Francis Steed asks:

Surely the art of being a food critic is that you are treated the same way as everyone else, so why does John Lanchester expect special treatment? He was late at Purnell’s (18 December) – nearly 20 minutes late – yet they still served him. Isn’t that a positive recommendation?

Two very good questions! To answer them, we need to examine Lanchester’s issues with the restaurant in a little more detail. His problems were twofold:

  • He phoned the restaurant to let them know he was running late, and nobody answered.
  • When he arrived at 9:18, for a 9:00 booking, he was greeted with the words “I’ll just see if the kitchen is still serving”, rather than something more welcoming.

Francis’s first question, therefore, may be based on a false premise: Lanchester doesn’t seem to believe he should receive special treatment, but rather than normal treatment should have been to greet any 9:18-arriving customer more warmly. Of course, it’s possible his expectations of normal service have become skewed from the norm as a result of his work – he might be used to more cordial treatment, such that normal treatment now feels cold and unwelcoming – but that’s a rather different matter.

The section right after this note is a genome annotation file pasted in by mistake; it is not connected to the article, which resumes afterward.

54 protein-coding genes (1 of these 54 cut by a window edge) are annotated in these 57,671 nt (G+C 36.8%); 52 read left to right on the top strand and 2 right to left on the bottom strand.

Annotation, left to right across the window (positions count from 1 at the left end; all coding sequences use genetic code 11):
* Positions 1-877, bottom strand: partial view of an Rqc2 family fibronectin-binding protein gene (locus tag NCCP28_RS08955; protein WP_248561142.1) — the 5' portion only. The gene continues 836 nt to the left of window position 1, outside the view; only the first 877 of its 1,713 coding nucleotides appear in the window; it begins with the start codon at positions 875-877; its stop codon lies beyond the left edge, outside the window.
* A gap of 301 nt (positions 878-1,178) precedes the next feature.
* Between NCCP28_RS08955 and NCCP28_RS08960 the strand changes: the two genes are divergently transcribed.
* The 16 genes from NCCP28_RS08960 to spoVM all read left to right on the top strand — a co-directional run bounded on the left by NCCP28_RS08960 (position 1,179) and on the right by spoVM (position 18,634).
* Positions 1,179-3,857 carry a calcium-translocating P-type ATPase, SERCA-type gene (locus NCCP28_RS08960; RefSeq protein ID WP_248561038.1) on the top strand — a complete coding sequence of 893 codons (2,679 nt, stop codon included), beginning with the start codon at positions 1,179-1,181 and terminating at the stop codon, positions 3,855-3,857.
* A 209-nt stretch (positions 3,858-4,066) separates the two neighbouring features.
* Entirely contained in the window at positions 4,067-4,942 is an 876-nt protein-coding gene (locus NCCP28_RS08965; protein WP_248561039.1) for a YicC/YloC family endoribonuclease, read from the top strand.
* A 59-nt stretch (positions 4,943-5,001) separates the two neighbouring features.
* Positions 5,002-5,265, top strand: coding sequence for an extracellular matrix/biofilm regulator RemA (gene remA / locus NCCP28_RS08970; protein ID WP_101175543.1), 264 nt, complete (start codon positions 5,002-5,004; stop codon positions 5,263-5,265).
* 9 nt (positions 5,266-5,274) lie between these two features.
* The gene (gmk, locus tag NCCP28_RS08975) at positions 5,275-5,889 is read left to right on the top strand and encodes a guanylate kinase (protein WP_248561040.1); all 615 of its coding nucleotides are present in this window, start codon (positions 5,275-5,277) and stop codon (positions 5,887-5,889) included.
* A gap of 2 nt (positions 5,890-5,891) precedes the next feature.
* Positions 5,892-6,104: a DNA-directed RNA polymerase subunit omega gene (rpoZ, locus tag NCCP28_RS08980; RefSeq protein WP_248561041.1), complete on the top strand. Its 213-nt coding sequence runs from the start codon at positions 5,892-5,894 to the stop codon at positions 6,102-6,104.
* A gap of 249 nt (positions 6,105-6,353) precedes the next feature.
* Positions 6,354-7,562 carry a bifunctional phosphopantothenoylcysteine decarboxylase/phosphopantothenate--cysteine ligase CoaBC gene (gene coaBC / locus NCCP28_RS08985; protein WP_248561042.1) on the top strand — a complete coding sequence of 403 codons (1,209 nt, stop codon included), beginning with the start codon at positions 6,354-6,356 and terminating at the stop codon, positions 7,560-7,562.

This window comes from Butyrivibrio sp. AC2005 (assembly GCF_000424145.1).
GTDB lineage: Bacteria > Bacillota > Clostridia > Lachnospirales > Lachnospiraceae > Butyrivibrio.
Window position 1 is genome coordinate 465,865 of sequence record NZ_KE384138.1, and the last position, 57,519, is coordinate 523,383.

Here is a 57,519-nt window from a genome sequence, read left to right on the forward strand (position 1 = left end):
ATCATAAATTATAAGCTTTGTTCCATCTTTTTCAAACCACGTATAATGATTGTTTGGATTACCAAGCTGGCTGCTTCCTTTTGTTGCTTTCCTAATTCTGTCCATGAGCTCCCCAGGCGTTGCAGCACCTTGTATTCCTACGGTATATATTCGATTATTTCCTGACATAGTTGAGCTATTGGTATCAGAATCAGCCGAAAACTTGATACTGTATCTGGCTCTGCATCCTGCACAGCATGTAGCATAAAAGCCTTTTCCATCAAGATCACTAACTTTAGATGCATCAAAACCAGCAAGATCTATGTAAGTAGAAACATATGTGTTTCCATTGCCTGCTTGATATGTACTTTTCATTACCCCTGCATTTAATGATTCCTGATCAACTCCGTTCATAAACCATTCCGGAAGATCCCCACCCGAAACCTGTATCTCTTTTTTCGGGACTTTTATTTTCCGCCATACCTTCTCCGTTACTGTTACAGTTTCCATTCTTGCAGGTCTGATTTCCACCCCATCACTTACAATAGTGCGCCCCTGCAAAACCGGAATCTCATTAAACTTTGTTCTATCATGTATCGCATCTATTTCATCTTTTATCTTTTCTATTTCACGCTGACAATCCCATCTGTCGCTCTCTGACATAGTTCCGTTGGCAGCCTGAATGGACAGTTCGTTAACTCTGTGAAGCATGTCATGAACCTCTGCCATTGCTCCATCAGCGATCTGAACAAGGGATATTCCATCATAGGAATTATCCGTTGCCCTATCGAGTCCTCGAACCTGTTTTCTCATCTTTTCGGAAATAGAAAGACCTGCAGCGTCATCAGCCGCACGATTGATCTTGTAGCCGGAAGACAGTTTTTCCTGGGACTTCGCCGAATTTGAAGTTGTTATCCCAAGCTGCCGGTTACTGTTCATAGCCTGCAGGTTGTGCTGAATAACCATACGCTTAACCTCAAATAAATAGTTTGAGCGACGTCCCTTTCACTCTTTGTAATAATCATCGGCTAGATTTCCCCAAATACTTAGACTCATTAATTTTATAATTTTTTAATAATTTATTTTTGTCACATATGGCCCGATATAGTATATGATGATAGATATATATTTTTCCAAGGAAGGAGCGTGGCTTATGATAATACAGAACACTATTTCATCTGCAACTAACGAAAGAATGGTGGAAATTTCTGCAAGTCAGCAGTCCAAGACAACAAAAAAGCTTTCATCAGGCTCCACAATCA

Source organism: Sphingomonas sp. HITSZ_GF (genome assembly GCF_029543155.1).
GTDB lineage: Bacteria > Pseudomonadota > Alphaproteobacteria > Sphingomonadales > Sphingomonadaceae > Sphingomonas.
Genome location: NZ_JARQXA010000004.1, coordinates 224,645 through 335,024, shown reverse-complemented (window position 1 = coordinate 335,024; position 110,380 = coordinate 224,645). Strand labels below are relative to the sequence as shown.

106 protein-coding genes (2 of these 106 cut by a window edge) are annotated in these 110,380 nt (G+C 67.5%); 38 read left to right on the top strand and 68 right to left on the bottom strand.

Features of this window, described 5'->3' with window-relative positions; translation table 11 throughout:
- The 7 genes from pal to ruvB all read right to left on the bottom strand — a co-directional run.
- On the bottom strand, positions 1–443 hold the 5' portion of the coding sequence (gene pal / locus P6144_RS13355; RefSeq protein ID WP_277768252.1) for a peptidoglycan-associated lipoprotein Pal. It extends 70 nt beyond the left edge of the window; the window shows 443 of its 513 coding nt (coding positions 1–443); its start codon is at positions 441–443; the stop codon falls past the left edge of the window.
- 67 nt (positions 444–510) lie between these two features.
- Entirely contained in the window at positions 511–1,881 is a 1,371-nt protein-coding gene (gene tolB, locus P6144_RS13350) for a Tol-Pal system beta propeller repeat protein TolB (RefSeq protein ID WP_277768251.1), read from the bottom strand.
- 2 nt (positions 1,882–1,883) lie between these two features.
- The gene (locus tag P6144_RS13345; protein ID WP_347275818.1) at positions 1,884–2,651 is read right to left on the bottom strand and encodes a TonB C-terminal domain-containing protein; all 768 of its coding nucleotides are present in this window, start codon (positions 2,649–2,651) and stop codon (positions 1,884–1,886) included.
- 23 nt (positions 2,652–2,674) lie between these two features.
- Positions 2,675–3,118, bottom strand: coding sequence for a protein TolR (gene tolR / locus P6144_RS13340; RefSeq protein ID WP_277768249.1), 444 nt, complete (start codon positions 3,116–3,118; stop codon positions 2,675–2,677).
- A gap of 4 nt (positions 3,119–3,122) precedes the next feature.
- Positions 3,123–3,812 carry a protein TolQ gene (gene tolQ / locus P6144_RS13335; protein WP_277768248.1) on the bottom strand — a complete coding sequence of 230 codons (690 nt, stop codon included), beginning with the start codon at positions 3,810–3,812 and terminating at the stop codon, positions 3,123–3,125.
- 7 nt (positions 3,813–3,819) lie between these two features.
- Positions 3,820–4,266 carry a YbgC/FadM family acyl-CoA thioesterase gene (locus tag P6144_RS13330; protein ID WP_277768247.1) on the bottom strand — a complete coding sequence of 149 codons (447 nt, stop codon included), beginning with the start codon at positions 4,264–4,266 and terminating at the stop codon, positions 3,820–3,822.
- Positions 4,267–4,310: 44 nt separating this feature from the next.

The answer to Francis’s second question (“isn’t that a positive recommendation?”), on the other hand, depends on the reader. For Francis, clearly it is a recommendation; for others, it will be neutral; and still other readers will share Lanchester’s view and find it a failing in the restaurant.

Chris Parkins asks:

I’m sure I’m not alone in being unable to tell which of the denim clothes in All Ages are cheap and which are expensive without looking at the text?

You’re certainly not! It can be difficult to tell cheap and expensive clothes apart at the best of times. When you have only photographs to judge by, it gets even harder – and in the case of denim, the advantages that expensive garments may have over their cheaper cousins are particularly difficult to discern at a glance:

  • Expensive jeans are often reported to have a better fit, especially for people whose bodies do not have the model-like shape that many clothes are designed for… but since the “All Ages” clothes are modelled by, well, models, this attribute doesn’t necessarily come across!
  • More expensive denim is said to be softer and more likely to mould to your body over time – again, attributes that don’t come out in a picture.
  • And finally, cheaper denim often loses its colour more quickly – but not until the clothes have been worn and washed repeatedly, so, again, something that is unlikely to come across in a photoshoot.

An additional difficulty comes from the fact that some cheap clothes are as good (whether in terms of design or construction) as some expensive clothes – which is encouraging news for shoppers, but discouraging news for anyone who wants to guess the cost of an item without looking at the price tag!